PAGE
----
On October 24, 2014, Karadak Dances were introduced at the fully stuffed Theatre Hall of Gjilan, in front of the audience of over 300 – mostly young people. During this activity a premiere of the documentary was screened on the history, value and typology of these dances followed then with the performance of professional and amateur dancing ensembles.
Greeting and occasion speeches delivered the PCDK project coordinator at the office of the Council of Europe, Mrs. Merita Limani, and director of the Department of Culture in the Municipality of Gjilan, Mr. Bujar Haziri. All of them emphasized the value of promoting of Karadak Dances as one of the pearls of the intangible heritage of the region and the importance for being documented and shared with new generations.
Karadak dances are traditional folklore dances innate as a result of specific political, economic and social circumstances in the eastern region of Kosovo, also referred to as the Anamorava Valley. They are distinctive dances in Albanian speaking territories, where the key peculiarity is the expressiveness of the dancers and the experience almost in the level of a theatrical play. These dances were used to express the call for freedom and, concurrently, bravery of the community. At the end of each dance a dynamics of deliverance or outbreak of joy, happiness and freedom is expressed. The instruments used during these dances are daulle (double-headed bass drum), surla (zurna – large double-reed horn) and sometimes çiftelia (double-stringed instrument). As the community ofthis region says, “What the man from Drenica says with his çifteli, Karadak puts it with a dance”.
Karadak dances appear similar as those are performed in three dance rhythms. They are divided into three major groups:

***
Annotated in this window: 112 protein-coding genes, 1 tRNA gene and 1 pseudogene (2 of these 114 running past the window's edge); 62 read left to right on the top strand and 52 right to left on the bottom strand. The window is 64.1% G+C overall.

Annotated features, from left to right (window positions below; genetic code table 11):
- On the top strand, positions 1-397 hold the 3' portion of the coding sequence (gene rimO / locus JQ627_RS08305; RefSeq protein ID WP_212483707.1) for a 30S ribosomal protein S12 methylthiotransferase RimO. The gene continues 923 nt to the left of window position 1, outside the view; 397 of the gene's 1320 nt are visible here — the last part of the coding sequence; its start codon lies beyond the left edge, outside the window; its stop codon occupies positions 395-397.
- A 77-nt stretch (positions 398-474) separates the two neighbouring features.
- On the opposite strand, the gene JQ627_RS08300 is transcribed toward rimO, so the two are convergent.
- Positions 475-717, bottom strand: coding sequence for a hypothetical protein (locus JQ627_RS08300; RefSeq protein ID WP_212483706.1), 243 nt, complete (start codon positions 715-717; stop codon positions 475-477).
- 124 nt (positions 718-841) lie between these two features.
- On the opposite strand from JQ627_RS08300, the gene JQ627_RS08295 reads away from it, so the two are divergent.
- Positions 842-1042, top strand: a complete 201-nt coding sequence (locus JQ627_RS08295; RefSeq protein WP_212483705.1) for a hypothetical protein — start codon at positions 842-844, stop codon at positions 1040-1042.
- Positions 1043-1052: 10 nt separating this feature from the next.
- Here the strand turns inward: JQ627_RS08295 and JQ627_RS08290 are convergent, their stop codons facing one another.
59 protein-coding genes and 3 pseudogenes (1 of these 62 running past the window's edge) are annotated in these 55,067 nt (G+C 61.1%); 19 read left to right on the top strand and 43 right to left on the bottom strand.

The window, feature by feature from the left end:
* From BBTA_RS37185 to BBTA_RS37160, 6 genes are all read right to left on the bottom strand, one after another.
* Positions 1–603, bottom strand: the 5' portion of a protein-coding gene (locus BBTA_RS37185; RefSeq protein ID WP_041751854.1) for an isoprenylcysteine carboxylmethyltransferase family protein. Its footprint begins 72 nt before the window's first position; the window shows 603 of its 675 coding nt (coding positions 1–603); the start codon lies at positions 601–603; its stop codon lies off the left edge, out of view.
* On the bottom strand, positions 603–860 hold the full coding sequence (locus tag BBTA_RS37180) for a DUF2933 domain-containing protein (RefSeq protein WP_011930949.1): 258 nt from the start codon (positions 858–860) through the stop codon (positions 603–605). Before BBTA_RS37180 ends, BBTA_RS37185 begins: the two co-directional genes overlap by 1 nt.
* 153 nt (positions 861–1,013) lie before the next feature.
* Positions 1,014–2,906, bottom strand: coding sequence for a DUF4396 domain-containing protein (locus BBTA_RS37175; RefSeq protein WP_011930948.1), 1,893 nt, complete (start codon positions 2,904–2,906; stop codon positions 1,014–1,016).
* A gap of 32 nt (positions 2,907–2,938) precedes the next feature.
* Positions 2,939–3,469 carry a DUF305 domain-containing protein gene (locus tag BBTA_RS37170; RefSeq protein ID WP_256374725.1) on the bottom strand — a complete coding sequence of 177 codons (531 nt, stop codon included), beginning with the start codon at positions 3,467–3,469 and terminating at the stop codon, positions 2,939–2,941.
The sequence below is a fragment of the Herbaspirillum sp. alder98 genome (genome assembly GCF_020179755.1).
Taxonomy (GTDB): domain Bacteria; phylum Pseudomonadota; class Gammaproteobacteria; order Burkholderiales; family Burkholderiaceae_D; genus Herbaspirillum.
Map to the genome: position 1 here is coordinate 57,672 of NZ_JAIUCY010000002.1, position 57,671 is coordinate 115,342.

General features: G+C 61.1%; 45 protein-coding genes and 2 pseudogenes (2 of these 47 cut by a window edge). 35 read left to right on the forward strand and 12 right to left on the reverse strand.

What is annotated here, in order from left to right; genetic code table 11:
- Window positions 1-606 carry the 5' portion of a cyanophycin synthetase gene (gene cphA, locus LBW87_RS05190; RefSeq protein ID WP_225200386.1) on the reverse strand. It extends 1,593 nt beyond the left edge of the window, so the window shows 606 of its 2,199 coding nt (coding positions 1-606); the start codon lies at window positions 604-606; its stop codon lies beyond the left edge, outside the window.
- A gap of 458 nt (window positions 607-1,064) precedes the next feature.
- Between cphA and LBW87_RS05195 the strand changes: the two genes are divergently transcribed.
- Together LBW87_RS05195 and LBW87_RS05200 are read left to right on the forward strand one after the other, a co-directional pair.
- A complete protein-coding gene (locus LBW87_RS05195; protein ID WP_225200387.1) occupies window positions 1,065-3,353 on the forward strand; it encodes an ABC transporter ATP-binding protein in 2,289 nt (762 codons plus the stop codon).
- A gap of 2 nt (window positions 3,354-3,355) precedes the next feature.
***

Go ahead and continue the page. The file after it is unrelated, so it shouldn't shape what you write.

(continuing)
1. Manhood dances – held belt to belt or waist to waist. These include manly dances such as: Deli Agushi dance, Janja dance, Topalli’s dance, Çene Kalaja dance, Çoban’s (Shepherd’s) dance, Kaçaks’ (Outlaws) dance, etc.
2. Bravery dances – held shoulder to shoulder, which include: dance 2, 3 and 4, Gjilan’s dance, Presheva’s dance, Fujza’s dance, Bilaç dance, Gajde’s (bagpipe) dance, etc.
3. Lyrical dances – are dances where dancers hold each others hands. The group of lyrical dances includes women dances such as: Hatixhe’s dance, Pembe dance, Çerqek dance, pinky-pinky dance, highland’s old lady dance, etc.
During this project, CHwB has also developed an educational component with over 30 volunteers from elementary school “Abaz Ajeti” in Gjilan. Schoolchildren were provided with information about the history and value of these dances and, under the guidance of professionals, have held practical classes on these dances. Through an essay, Agnesa Imeri, pupil of this school, brought forth their experiences during this activity, while later she was joined by her peers in performing of a dance chosen for that particular day.
During October 2014, Cultural Heritage without Borders (CHwB) hosted two pilot activities on intangible heritage practices in Ferizaj/Uroševac and Gjilan/Gnjilane in the framework of the Joint EU/CoE Project “Support to the Promotion of Cultural Diversity” (PCDK). These activities have been designed and developed in close collaboration with the Regional Working Groups (RWG) and the PCDK team involved in the project.
In the following weeks, a booklet and a DVD with the documentary on traditional Karadak dances shall be produced, containing more information and will be available through CHwB Kosovo office.
For complete photo gallery from the activity in Gjilan, click here.
For more information about the Joint Program of European Union and Council of Europe “Support to the Promotion of Cultural Diversity” (PCDK), click here.